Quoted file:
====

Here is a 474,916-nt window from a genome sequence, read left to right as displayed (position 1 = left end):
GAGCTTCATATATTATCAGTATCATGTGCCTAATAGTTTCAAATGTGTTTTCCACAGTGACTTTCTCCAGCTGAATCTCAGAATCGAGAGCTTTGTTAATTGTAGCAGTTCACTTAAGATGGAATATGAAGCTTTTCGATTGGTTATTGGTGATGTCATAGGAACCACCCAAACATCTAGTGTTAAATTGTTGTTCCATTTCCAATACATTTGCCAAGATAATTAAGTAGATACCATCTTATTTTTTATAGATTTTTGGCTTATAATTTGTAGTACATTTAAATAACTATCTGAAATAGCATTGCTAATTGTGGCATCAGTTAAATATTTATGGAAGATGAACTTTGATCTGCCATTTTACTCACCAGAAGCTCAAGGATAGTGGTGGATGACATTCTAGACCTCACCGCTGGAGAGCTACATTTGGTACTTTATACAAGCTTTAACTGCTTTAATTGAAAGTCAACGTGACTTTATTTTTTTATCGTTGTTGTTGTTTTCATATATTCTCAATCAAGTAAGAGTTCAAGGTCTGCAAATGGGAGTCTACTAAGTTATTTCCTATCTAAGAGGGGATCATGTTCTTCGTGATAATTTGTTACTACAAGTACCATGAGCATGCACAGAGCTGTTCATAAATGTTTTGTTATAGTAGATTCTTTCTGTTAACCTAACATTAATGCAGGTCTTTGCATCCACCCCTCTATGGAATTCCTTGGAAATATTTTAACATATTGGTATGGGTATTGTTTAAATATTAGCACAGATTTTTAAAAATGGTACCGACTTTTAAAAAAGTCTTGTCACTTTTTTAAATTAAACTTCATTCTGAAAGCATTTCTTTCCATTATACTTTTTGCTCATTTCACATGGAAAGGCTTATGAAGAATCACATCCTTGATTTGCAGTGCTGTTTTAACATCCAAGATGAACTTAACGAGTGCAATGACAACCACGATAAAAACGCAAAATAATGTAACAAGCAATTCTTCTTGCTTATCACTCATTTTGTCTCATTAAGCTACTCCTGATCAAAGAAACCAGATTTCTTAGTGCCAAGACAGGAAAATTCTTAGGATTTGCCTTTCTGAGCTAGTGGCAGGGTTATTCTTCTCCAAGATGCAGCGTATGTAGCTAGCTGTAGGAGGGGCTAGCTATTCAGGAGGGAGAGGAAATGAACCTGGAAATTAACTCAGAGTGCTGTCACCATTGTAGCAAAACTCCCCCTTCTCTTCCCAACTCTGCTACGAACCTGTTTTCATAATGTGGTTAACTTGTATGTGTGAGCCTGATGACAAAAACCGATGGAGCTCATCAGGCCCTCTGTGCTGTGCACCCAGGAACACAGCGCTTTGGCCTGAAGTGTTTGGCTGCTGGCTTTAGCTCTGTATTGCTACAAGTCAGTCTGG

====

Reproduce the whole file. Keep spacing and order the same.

Here is a 474,916-nt window from a genome sequence, read left to right as displayed (position 1 = left end):
GAGCTTCATATATTATCAGTATCATGTGCCTAATAGTTTCAAATGTGTTTTCCACAGTGACTTTCTCCAGCTGAATCTCAGAATCGAGAGCTTTGTTAATTGTAGCAGTTCACTTAAGATGGAATATGAAGCTTTTCGATTGGTTATTGGTGATGTCATAGGAACCACCCAAACATCTAGTGTTAAATTGTTGTTCCATTTCCAATACATTTGCCAAGATAATTAAGTAGATACCATCTTATTTTTTATAGATTTTTGGCTTATAATTTGTAGTACATTTAAATAACTATCTGAAATAGCATTGCTAATTGTGGCATCAGTTAAATATTTATGGAAGATGAACTTTGATCTGCCATTTTACTCACCAGAAGCTCAAGGATAGTGGTGGATGACATTCTAGACCTCACCGCTGGAGAGCTACATTTGGTACTTTATACAAGCTTTAACTGCTTTAATTGAAAGTCAACGTGACTTTATTTTTTTATCGTTGTTGTTGTTTTCATATATTCTCAATCAAGTAAGAGTTCAAGGTCTGCAAATGGGAGTCTACTAAGTTATTTCCTATCTAAGAGGGGATCATGTTCTTCGTGATAATTTGTTACTACAAGTACCATGAGCATGCACAGAGCTGTTCATAAATGTTTTGTTATAGTAGATTCTTTCTGTTAACCTAACATTAATGCAGGTCTTTGCATCCACCCCTCTATGGAATTCCTTGGAAATATTTTAACATATTGGTATGGGTATTGTTTAAATATTAGCACAGATTTTTAAAAATGGTACCGACTTTTAAAAAAGTCTTGTCACTTTTTTAAATTAAACTTCATTCTGAAAGCATTTCTTTCCATTATACTTTTTGCTCATTTCACATGGAAAGGCTTATGAAGAATCACATCCTTGATTTGCAGTGCTGTTTTAACATCCAAGATGAACTTAACGAGTGCAATGACAACCACGATAAAAACGCAAAATAATGTAACAAGCAATTCTTCTTGCTTATCACTCATTTTGTCTCATTAAGCTACTCCTGATCAAAGAAACCAGATTTCTTAGTGCCAAGACAGGAAAATTCTTAGGATTTGCCTTTCTGAGCTAGTGGCAGGGTTATTCTTCTCCAAGATGCAGCGTATGTAGCTAGCTGTAGGAGGGGCTAGCTATTCAGGAGGGAGAGGAAATGAACCTGGAAATTAACTCAGAGTGCTGTCACCATTGTAGCAAAACTCCCCCTTCTCTTCCCAACTCTGCTACGAACCTGTTTTCATAATGTGGTTAACTTGTATGTGTGAGCCTGATGACAAAAACCGATGGAGCTCATCAGGCCCTCTGTGCTGTGCACCCAGGAACACAGCGCTTTGGCCTGAAGTGTTTGGCTGCTGGCTTTAGCTCTGTATTGCTACAAGTCAGTCTGG